Management of emergency care, Congenital defects / diseases, Educational Purpose (only if useful for a systematic review or synthesis)
Jan Kloka, Stefanie Kranepuhl, Kai Zacharowski, Florian Jürgen Raimann
(Department of Anesthesiology, Intensive Care Medicine and Pain Therapy, University Hospital Frankfurt, Frankfurt am Main, Germany)
Am J Case Rep 2019; 20:647-650
GLUT1-deficiency-syndrome (G1DS) is an autosomal dominant genetic disorder based on a mutation of the SLC2A1 gene. This mutation can lead to an encephalopathy due to abnormal glucose transport in the brain. G1DS is a rare disease, with an estimated incidence of 1: 90 000.
CASE REPORT: We report a case of a 10-year-old female who presented with recurrent fever, headaches, and vertigo for more than 3 days within 2 weeks following pneumonia. A bilateral mastoiditis was proven by a cerebral magnetic resonance imaging and a cranial computed tomography scan. The patient had to undergo mastoidectomy and thus, her first general anesthesia. Half a year previously she was diagnosed with G1DS. According to the standard of care, a ketogenic diet had been administered since the patient’s diagnosis 6 months earlier. Our patient received a total intravenous anesthesia (TIVA) using propofol, fentanyl, and rocuronium administered without any incidents.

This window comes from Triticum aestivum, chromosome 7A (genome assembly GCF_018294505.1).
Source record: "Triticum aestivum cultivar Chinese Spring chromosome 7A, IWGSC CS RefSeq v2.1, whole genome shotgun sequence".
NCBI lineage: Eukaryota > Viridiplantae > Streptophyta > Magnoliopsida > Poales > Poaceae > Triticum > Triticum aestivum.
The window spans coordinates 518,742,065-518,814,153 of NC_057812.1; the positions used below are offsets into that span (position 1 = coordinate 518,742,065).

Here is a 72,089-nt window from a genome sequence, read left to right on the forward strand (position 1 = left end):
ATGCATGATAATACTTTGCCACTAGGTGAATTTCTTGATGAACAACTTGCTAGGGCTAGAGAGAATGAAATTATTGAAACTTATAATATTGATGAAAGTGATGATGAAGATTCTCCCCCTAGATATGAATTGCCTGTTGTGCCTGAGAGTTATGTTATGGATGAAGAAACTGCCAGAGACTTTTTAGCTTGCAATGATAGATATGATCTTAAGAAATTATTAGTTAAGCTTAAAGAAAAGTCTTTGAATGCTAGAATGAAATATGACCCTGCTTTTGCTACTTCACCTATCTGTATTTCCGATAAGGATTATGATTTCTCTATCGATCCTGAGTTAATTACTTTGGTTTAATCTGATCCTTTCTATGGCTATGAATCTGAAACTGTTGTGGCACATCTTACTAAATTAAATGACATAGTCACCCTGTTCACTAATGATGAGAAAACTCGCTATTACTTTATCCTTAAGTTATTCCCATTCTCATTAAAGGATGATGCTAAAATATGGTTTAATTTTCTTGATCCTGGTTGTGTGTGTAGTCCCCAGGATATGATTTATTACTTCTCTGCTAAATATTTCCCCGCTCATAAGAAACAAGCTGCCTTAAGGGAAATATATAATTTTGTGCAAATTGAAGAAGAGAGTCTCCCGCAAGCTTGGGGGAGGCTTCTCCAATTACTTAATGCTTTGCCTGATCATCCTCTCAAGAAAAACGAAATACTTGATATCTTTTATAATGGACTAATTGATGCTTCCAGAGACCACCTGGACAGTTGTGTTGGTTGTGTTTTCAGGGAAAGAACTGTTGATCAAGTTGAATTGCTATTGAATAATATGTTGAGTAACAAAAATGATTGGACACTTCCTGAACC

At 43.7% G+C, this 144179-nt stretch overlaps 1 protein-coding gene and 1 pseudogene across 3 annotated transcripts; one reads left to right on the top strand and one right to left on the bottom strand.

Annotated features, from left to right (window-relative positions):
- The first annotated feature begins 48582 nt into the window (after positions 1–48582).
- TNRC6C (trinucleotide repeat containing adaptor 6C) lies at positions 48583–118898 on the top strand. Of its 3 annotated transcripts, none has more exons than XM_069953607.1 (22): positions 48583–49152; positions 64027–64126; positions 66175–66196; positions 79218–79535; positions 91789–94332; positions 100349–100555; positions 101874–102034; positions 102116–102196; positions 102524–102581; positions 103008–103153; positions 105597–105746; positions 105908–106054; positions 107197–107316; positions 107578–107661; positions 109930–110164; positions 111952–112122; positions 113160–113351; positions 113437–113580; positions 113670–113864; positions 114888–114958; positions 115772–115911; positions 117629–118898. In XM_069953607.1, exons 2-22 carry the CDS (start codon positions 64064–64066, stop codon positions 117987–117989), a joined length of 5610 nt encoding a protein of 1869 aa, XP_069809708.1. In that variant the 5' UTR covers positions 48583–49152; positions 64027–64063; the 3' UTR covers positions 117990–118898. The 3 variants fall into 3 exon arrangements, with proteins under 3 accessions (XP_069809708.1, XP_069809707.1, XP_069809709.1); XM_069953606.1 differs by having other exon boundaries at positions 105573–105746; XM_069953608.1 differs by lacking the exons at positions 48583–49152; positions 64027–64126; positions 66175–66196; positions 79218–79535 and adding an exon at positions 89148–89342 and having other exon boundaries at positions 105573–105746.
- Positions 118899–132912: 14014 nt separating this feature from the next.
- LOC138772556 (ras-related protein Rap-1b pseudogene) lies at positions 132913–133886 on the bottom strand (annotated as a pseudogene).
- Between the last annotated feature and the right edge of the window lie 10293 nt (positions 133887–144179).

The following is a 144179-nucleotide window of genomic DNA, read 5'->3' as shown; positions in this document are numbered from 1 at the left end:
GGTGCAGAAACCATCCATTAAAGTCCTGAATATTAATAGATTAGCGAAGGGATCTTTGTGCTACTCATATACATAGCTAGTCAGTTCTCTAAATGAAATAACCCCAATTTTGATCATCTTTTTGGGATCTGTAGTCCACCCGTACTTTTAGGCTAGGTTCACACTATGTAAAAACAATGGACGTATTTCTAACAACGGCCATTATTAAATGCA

CONCLUSIONS: We recommend normoglycemia during the perioperative phase and avoidance of glucose-based medication to keep a patient’s ketotic state. Our case highlights that TIVA, with the outlined medication used in this case, was safe when the patient’s ketotic state and periprocedural blood glucose was monitored continuously. Nevertheless, we would suggest using remifentanil instead of fentanyl for future TIVAs due to a reduced increase in blood glucose level in our patient.
Keywords: Anesthesia, Intravenous, Glucose Transporter Type 1, ketogenic diet, Metabolism, Inborn Errors, Monosaccharide Transport Proteins, Rare Diseases